The IAA has authority to investigate violations of the Law, including practices that purport to consummate a merger without the requisite approval.To date, however, the IAA has filed only one indictment in such circumstances; the IAA has been motivated by the extreme circumstances of the case and was confident in its claim that the parties flagrantly breached the Law, however, the case concluded in a plea bargain. In another case raising similar issues, the IAA settled for a consent decree without an admission of liability by the investigated parties; here the IAA explained its settlement by virtue of lack of precedent in this ‘grey area’. Moreover, the General Director has offered scarce direction in this field.Thus neither the Law nor the IAA has provided clear guidelines concerning acceptable practices in the pre – closing period of a transaction. Nevertheless, it is clear that certain pre-closing actions would be illegal without the General Director’s approval.These actions would include: payment, transfer of shares, transfer of rights (including voting rights, the right to determine who will vote, or profit rights), transfer of economic risk, and the acquirer’s appointment of executives or directors. On the other hand, certain practices would not raise ‘gun jumping’ concerns.This category would include agreement as to the consideration, and the effectiveness of covenants protecting the value of the acquired business (including covenants under which the acquired entity commits not to act during the pre- closing period in a manner that will substantively change its business status, or not to incur expenses exceeding those incurred in the ordinary course of business).The parties must take care, however, that such covenants do not afford the acquirer with control over the acquired entity. Certain pre-consummation business practices, however, are not so easily placed, and fall within a grey area in which companies may be exposed to claims that they have merged de facto, in breach of the Law.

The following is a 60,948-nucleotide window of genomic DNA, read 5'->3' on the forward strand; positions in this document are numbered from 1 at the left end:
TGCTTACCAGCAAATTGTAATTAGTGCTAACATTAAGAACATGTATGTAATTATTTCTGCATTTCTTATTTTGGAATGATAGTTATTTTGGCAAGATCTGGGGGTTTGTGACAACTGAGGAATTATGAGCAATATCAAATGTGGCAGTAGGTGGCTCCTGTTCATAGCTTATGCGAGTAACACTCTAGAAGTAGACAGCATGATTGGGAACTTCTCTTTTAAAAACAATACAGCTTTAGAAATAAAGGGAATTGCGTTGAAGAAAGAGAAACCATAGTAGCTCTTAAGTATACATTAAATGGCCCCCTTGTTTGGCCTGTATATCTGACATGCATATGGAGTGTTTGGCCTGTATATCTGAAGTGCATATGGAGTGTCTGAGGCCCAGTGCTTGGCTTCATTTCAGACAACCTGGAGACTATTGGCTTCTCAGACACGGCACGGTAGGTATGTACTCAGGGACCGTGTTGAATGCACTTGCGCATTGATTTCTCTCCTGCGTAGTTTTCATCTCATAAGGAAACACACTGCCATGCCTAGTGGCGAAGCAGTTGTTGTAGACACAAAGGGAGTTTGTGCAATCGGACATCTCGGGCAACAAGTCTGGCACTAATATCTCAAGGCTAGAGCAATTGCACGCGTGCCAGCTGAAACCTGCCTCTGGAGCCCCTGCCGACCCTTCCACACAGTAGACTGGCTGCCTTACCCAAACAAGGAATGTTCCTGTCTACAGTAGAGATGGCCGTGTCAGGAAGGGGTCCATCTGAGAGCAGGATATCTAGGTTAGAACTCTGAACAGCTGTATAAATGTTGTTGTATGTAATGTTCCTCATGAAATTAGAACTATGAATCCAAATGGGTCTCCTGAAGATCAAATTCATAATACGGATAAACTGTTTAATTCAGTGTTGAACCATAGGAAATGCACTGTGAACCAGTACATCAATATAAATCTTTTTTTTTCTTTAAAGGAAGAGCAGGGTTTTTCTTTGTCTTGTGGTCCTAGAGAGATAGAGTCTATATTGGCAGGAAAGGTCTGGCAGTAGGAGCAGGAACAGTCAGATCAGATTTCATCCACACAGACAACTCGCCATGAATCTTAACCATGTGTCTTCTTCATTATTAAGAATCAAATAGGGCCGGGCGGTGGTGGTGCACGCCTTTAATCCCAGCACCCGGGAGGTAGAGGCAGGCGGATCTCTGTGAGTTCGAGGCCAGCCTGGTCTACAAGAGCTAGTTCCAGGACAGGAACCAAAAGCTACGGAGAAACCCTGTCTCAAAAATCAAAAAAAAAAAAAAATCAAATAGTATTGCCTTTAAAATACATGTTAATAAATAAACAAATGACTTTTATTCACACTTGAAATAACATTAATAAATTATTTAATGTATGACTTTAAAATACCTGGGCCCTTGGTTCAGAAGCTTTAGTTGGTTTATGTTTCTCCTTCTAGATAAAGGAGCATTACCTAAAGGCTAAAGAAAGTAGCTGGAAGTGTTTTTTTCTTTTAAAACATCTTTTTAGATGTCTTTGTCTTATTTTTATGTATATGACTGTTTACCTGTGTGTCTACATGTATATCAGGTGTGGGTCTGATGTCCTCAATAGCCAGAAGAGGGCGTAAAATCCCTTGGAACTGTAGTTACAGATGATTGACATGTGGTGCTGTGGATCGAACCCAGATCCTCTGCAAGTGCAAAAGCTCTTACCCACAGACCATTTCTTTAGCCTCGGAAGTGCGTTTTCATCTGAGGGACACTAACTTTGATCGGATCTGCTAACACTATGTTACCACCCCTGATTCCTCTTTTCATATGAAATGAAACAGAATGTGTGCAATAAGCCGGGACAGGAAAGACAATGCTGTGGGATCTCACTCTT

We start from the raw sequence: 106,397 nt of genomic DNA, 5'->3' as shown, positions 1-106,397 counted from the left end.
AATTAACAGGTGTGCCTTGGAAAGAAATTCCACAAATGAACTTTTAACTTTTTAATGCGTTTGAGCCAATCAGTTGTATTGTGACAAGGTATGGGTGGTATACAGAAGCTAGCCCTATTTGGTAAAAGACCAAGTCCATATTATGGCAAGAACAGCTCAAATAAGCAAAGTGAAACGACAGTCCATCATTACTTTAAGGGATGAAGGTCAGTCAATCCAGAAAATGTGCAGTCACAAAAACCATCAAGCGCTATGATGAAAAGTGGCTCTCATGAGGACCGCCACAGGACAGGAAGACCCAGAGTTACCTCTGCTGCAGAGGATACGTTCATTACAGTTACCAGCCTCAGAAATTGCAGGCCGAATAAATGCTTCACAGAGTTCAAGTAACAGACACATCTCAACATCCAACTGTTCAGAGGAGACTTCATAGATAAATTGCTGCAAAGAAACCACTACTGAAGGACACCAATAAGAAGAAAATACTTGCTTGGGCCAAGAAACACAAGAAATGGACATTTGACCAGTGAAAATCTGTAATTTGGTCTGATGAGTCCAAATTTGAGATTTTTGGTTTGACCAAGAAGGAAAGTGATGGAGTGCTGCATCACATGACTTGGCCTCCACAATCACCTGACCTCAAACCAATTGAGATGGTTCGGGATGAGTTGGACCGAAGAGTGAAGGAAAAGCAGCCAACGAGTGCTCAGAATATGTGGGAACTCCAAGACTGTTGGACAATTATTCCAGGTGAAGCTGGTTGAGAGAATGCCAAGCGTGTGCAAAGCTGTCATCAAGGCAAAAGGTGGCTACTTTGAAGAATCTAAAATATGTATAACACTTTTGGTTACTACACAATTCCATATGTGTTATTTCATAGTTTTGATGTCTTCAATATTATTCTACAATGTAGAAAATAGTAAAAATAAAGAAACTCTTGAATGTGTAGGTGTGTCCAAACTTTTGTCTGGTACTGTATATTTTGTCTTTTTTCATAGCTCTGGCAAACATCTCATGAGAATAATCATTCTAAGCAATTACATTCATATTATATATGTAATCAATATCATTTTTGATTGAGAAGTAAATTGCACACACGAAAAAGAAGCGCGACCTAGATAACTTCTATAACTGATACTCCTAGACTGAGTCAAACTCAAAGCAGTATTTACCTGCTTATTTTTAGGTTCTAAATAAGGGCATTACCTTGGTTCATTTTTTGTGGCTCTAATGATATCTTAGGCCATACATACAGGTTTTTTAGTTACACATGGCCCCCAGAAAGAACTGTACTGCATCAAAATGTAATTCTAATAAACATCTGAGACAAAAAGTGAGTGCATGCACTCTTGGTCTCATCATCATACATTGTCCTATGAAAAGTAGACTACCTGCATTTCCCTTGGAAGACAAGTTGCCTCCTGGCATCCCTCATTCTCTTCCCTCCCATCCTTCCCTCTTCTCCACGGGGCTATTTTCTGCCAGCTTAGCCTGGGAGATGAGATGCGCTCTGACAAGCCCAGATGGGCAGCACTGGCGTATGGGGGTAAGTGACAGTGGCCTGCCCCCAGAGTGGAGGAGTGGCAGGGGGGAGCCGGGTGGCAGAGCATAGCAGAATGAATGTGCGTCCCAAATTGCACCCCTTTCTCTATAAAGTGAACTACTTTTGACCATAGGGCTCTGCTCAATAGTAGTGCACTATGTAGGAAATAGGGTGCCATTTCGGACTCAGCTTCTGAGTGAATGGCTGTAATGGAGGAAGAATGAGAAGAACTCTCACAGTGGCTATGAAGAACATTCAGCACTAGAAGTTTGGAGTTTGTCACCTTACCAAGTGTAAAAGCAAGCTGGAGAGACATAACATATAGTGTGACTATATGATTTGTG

Due diligence is a legitimate tool commonly employed by parties in order to assess the value of a target business.Where parties, especially competitors, perform due diligence pre-closing, they face the following questions among others: First, in a commercial context, to what extent is a company willing to disclose its confidential business information? Second, in a legal context, under the anti-trust laws, to what extent is it permissible for a company to disclose its confidential business information to a competitor? Disclosure of sensitive information between competitors might, under certain circumstances create Restrictive Arrangements, since during the interim pre-closing period such disclosure could potentially reduce competition in a relevant market. In addition, under extreme circumstances, the due diligence process may involve disclosure of confidential information in a manner that enables the parties to coordinate their practices, thereby effecting a merger de facto. Commercial concerns may deter parties from excessive disclosure and pre-consummation coordination, and lead them to employ alternative solutions such as engaging a third party to conduct the due diligence. Nevertheless, the question remains: on a practical level what, if any, restrictions does the Law impose on merging parties at the due diligence stage?